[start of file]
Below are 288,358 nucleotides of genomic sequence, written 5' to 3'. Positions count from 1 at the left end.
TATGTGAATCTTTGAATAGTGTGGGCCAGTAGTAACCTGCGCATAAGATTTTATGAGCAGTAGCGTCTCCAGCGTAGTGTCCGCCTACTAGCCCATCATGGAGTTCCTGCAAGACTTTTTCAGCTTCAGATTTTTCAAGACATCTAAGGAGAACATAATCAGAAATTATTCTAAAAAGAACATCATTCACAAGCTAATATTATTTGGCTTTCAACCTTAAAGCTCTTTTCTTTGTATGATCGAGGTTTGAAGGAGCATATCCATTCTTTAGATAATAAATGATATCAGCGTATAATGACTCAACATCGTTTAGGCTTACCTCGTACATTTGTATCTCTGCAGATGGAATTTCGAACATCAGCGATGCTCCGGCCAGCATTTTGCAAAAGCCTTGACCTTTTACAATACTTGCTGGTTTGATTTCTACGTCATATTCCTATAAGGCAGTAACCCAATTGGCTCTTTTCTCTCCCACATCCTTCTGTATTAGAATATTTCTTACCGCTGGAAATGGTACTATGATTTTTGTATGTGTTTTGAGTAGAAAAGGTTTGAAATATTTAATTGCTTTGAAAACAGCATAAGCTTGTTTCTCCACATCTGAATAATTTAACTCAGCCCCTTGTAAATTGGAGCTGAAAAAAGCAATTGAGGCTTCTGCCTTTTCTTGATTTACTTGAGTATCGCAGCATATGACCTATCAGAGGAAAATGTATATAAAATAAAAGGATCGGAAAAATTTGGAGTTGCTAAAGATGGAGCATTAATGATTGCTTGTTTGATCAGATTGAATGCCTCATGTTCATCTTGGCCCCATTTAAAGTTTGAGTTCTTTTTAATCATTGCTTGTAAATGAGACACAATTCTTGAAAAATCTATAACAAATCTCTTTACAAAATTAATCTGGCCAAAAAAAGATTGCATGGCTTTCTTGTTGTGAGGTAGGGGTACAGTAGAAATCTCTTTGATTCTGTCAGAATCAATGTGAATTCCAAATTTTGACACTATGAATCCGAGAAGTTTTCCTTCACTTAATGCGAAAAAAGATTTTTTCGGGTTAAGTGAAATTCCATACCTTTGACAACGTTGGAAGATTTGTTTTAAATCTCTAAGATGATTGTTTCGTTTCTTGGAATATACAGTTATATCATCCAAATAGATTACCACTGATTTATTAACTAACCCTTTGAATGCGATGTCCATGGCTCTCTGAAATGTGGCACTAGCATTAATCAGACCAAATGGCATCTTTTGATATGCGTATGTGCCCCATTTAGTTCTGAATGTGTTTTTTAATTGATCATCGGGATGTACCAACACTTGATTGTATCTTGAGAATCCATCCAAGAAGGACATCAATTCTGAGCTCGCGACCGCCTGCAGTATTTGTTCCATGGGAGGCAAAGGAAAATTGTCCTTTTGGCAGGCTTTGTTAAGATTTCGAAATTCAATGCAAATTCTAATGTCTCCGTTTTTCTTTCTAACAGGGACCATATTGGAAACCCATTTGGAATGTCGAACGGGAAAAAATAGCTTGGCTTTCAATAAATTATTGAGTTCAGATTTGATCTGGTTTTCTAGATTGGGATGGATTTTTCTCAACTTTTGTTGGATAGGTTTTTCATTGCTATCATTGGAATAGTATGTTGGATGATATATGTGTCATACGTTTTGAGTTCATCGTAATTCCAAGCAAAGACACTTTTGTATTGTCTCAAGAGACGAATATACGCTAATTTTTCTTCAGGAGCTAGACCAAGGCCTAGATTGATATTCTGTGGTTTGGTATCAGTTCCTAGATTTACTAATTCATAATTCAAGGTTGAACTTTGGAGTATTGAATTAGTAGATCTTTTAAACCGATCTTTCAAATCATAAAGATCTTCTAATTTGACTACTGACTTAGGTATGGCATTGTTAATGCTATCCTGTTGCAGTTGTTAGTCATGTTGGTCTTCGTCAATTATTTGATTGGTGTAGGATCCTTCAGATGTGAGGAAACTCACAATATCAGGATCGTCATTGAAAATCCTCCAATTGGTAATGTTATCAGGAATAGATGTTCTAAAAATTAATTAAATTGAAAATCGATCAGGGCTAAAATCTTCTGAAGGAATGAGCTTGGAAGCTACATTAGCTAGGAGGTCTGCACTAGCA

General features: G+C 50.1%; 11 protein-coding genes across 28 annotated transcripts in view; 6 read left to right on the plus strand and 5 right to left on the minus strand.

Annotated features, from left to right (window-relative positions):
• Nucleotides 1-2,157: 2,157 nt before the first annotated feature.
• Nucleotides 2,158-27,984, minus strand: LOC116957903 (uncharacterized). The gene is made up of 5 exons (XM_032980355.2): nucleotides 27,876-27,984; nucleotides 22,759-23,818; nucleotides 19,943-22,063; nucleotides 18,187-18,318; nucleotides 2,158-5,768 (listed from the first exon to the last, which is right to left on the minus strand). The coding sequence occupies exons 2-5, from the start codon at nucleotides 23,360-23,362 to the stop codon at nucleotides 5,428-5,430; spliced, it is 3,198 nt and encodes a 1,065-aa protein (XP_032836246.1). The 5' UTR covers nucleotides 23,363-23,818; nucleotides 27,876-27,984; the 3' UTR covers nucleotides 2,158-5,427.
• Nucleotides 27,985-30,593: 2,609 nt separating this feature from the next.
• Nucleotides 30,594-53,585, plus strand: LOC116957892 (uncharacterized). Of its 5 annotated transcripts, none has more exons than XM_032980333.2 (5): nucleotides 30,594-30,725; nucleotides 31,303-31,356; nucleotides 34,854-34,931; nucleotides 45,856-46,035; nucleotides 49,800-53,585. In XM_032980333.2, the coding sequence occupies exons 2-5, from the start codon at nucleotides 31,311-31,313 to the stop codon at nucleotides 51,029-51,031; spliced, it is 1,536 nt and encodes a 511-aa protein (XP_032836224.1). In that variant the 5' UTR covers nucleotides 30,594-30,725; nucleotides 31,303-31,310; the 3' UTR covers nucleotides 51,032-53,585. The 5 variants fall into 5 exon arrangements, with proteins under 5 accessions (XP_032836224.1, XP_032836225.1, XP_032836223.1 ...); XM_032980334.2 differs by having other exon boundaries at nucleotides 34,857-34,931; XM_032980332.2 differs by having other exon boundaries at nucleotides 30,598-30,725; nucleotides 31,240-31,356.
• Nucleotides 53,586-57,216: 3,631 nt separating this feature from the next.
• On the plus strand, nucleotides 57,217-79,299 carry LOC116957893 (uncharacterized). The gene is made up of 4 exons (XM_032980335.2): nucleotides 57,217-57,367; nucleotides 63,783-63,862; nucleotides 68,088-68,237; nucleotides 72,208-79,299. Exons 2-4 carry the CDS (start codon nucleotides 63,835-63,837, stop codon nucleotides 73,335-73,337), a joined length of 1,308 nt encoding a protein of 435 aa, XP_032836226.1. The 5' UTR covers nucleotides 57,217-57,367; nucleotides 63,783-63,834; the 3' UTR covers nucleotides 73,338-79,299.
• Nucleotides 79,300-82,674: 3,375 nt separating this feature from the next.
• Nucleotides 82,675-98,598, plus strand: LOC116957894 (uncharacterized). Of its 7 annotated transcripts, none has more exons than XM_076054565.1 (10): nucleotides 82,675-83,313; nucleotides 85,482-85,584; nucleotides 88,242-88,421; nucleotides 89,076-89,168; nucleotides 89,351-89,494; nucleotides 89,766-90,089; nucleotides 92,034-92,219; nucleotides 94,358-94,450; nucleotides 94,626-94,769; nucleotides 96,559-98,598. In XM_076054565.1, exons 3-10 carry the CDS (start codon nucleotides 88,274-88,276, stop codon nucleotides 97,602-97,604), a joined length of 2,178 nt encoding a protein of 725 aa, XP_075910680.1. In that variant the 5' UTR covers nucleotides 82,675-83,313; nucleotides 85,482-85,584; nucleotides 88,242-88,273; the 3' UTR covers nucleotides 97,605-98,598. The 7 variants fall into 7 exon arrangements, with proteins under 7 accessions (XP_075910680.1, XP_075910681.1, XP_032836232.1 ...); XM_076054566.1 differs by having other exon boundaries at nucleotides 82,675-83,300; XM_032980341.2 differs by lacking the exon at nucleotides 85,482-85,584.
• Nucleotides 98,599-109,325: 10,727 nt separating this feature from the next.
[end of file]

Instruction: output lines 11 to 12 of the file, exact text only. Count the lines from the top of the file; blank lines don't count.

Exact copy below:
• Nucleotides 79,300-82,674: 3,375 nt separating this feature from the next.
• Nucleotides 82,675-98,598, plus strand: LOC116957894 (uncharacterized). Of its 7 annotated transcripts, none has more exons than XM_076054565.1 (10): nucleotides 82,675-83,313; nucleotides 85,482-85,584; nucleotides 88,242-88,421; nucleotides 89,076-89,168; nucleotides 89,351-89,494; nucleotides 89,766-90,089; nucleotides 92,034-92,219; nucleotides 94,358-94,450; nucleotides 94,626-94,769; nucleotides 96,559-98,598. In XM_076054565.1, exons 3-10 carry the CDS (start codon nucleotides 88,274-88,276, stop codon nucleotides 97,602-97,604), a joined length of 2,178 nt encoding a protein of 725 aa, XP_075910680.1. In that variant the 5' UTR covers nucleotides 82,675-83,313; nucleotides 85,482-85,584; nucleotides 88,242-88,273; the 3' UTR covers nucleotides 97,605-98,598. The 7 variants fall into 7 exon arrangements, with proteins under 7 accessions (XP_075910680.1, XP_075910681.1, XP_032836232.1 ...); XM_076054566.1 differs by having other exon boundaries at nucleotides 82,675-83,300; XM_032980341.2 differs by lacking the exon at nucleotides 85,482-85,584.